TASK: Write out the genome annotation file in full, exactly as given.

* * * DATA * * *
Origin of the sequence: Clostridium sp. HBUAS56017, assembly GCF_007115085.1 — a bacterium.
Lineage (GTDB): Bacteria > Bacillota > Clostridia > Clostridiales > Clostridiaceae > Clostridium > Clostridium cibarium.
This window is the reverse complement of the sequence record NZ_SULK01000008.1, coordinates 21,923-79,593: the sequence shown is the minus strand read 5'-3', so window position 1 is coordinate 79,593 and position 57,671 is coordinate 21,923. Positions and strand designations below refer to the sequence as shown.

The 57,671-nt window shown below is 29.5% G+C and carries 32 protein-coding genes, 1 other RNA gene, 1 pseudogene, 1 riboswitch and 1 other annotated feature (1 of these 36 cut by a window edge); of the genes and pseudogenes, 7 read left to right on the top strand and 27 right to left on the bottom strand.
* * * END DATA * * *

Origin of the sequence: Clostridium sp. HBUAS56017, assembly GCF_007115085.1 — a bacterium.
Lineage (GTDB): Bacteria > Bacillota > Clostridia > Clostridiales > Clostridiaceae > Clostridium > Clostridium cibarium.
This window is the reverse complement of the sequence record NZ_SULK01000008.1, coordinates 21,923-79,593: the sequence shown is the minus strand read 5'-3', so window position 1 is coordinate 79,593 and position 57,671 is coordinate 21,923. Positions and strand designations below refer to the sequence as shown.

The 57,671-nt window shown below is 29.5% G+C and carries 32 protein-coding genes, 1 other RNA gene, 1 pseudogene, 1 riboswitch and 1 other annotated feature (1 of these 36 cut by a window edge); of the genes and pseudogenes, 7 read left to right on the top strand and 27 right to left on the bottom strand.